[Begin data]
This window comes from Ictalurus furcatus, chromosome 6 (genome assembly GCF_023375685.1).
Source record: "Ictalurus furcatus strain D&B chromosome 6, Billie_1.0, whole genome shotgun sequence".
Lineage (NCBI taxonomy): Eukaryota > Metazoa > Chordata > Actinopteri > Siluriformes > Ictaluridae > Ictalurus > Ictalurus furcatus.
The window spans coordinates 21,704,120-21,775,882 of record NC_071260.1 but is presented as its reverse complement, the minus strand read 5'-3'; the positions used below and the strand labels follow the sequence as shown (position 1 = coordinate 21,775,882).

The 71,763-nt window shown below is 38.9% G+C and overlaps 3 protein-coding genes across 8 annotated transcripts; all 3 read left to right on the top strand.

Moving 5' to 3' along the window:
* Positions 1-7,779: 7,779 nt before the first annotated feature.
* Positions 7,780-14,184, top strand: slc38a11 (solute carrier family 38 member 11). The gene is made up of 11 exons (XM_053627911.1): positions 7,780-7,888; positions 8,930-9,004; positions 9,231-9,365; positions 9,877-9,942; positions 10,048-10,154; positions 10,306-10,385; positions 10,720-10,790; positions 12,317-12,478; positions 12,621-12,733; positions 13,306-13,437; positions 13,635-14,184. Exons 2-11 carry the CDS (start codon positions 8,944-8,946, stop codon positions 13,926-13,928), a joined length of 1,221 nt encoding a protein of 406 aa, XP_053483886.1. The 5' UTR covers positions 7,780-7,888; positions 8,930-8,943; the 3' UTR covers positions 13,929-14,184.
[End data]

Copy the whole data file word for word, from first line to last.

This window comes from Ictalurus furcatus, chromosome 6 (genome assembly GCF_023375685.1).
Source record: "Ictalurus furcatus strain D&B chromosome 6, Billie_1.0, whole genome shotgun sequence".
Lineage (NCBI taxonomy): Eukaryota > Metazoa > Chordata > Actinopteri > Siluriformes > Ictaluridae > Ictalurus > Ictalurus furcatus.
The window spans coordinates 21,704,120-21,775,882 of record NC_071260.1 but is presented as its reverse complement, the minus strand read 5'-3'; the positions used below and the strand labels follow the sequence as shown (position 1 = coordinate 21,775,882).

The 71,763-nt window shown below is 38.9% G+C and overlaps 3 protein-coding genes across 8 annotated transcripts; all 3 read left to right on the top strand.

Moving 5' to 3' along the window:
* Positions 1-7,779: 7,779 nt before the first annotated feature.
* Positions 7,780-14,184, top strand: slc38a11 (solute carrier family 38 member 11). The gene is made up of 11 exons (XM_053627911.1): positions 7,780-7,888; positions 8,930-9,004; positions 9,231-9,365; positions 9,877-9,942; positions 10,048-10,154; positions 10,306-10,385; positions 10,720-10,790; positions 12,317-12,478; positions 12,621-12,733; positions 13,306-13,437; positions 13,635-14,184. Exons 2-11 carry the CDS (start codon positions 8,944-8,946, stop codon positions 13,926-13,928), a joined length of 1,221 nt encoding a protein of 406 aa, XP_053483886.1. The 5' UTR covers positions 7,780-7,888; positions 8,930-8,943; the 3' UTR covers positions 13,929-14,184.